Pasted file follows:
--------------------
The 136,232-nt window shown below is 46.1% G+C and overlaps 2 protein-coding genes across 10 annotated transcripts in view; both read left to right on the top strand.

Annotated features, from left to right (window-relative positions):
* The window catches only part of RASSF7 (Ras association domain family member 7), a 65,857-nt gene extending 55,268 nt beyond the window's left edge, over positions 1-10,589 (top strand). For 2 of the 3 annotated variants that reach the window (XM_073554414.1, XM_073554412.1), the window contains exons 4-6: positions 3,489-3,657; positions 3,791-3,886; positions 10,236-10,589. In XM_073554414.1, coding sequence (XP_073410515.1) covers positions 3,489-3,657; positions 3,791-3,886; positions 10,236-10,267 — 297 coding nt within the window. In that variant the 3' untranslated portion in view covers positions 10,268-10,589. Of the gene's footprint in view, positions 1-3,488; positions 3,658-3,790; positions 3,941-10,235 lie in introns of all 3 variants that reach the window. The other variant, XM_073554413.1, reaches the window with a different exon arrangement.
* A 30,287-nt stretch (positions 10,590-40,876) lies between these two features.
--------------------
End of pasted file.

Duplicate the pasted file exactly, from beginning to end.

The 136,232-nt window shown below is 46.1% G+C and overlaps 2 protein-coding genes across 10 annotated transcripts in view; both read left to right on the top strand.

Annotated features, from left to right (window-relative positions):
* The window catches only part of RASSF7 (Ras association domain family member 7), a 65,857-nt gene extending 55,268 nt beyond the window's left edge, over positions 1-10,589 (top strand). For 2 of the 3 annotated variants that reach the window (XM_073554414.1, XM_073554412.1), the window contains exons 4-6: positions 3,489-3,657; positions 3,791-3,886; positions 10,236-10,589. In XM_073554414.1, coding sequence (XP_073410515.1) covers positions 3,489-3,657; positions 3,791-3,886; positions 10,236-10,267 — 297 coding nt within the window. In that variant the 3' untranslated portion in view covers positions 10,268-10,589. Of the gene's footprint in view, positions 1-3,488; positions 3,658-3,790; positions 3,941-10,235 lie in introns of all 3 variants that reach the window. The other variant, XM_073554413.1, reaches the window with a different exon arrangement.
* A 30,287-nt stretch (positions 10,590-40,876) lies between these two features.